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Relay Shield

Kingston hackSpace

A relay, as its name suggests, passes on (relays) a signal, they are categorized like switches that separates high voltage devices from low voltage devices. It contains a coil of wire wrapped around an iron core. When electricity runs though the coil, the iron core exerts a magnetic force, which pulls a lever, which pushes or pulls a springy strip of metal, closing two contacts. So as long as electricity runs though the coil, the relay is “energized” and its contacts remain closed. When the power stops passing though the coil, the relay lets go and the springy strip of metal snaps back into its original position, opening the contacts.

We use relays for high current applications where a switch may burn out under high current. Also relays can be controlled electrically whereas switches can be only operated mechanically.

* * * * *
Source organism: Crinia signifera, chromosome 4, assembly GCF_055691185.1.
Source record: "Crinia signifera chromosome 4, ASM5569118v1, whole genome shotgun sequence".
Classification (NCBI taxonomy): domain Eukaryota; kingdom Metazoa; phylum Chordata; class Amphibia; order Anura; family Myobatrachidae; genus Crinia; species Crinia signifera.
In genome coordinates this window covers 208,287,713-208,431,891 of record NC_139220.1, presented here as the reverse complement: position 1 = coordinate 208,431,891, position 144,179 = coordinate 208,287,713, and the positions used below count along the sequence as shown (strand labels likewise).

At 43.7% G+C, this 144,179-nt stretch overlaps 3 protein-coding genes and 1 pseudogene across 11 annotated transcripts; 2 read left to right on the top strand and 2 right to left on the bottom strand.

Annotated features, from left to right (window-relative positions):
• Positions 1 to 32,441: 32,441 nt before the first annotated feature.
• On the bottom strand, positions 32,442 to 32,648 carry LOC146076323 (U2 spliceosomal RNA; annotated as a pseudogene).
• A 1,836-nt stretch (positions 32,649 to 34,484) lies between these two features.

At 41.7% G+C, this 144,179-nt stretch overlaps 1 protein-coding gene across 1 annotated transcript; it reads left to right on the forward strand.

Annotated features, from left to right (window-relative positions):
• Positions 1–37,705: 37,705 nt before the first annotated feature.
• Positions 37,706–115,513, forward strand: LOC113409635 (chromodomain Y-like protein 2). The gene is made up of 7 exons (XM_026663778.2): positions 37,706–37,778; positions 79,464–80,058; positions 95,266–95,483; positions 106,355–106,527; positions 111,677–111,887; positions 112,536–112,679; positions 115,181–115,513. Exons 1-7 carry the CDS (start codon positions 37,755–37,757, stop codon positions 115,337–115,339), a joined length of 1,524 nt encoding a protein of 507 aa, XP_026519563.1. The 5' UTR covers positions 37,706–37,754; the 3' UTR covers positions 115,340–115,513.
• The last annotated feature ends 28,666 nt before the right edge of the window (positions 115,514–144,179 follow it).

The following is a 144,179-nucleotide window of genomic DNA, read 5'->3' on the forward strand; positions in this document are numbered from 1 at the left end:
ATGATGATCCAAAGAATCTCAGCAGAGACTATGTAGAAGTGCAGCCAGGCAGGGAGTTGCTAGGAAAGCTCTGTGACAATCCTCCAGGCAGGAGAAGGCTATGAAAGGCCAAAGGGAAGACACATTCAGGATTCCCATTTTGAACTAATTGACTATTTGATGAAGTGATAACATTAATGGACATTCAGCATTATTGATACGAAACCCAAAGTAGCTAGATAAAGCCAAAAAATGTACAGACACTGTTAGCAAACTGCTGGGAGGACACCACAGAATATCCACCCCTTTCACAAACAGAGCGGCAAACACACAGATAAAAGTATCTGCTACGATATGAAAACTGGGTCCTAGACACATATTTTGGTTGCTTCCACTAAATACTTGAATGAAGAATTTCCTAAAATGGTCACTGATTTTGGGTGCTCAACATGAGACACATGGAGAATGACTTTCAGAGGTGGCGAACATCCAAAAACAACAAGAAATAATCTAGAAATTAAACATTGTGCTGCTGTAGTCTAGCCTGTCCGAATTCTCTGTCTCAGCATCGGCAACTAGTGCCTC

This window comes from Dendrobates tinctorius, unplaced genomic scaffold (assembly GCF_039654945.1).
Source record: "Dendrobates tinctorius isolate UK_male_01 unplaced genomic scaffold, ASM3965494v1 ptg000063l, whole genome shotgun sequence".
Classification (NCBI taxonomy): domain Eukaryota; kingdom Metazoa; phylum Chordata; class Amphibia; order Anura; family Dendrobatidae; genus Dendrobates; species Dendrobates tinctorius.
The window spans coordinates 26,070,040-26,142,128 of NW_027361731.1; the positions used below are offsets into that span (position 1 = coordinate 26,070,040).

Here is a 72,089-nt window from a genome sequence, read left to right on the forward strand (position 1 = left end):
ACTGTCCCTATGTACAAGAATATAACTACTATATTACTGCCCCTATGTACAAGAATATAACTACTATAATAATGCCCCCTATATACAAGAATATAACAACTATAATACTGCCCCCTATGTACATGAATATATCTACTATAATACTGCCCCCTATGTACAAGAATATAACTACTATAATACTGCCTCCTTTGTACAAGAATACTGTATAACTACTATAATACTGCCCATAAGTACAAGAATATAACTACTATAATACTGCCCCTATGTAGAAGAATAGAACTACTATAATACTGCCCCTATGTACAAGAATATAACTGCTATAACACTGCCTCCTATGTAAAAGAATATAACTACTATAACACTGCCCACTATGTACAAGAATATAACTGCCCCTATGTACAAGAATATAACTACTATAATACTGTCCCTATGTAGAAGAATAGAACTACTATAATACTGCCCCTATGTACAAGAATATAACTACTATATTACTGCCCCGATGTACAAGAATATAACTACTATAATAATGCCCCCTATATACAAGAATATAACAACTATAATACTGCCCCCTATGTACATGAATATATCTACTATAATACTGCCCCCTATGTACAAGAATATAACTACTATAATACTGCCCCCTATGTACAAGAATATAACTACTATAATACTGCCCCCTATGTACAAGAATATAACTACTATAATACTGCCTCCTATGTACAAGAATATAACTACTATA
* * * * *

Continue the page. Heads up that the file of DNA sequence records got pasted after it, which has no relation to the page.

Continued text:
IMPORTANT: Relays can work with high voltage, so please be very careful and don’t electrocute yourself! Relays have 6 connections all together: 3 on one side and 3 on the other. One side is responsible for the high voltage (this is the side you don’t touch once connected to the power) and the other for the low voltage. The high voltage side has (VCC), (GND) and (S); most of you will be using VCC and GND only, to connect a bulb or heavy motor. The other side of the Relay has (VCC), (GND) and (S) this will be connected to Arduino or any other microcontroller. (VCC) to 5V, Ground to (GND) and (S) to one of the digital PWM pin on Arduino, the signal pin will control the bulb or motor you have wired on the other side of the relay.


  • to borrow a relay module, click here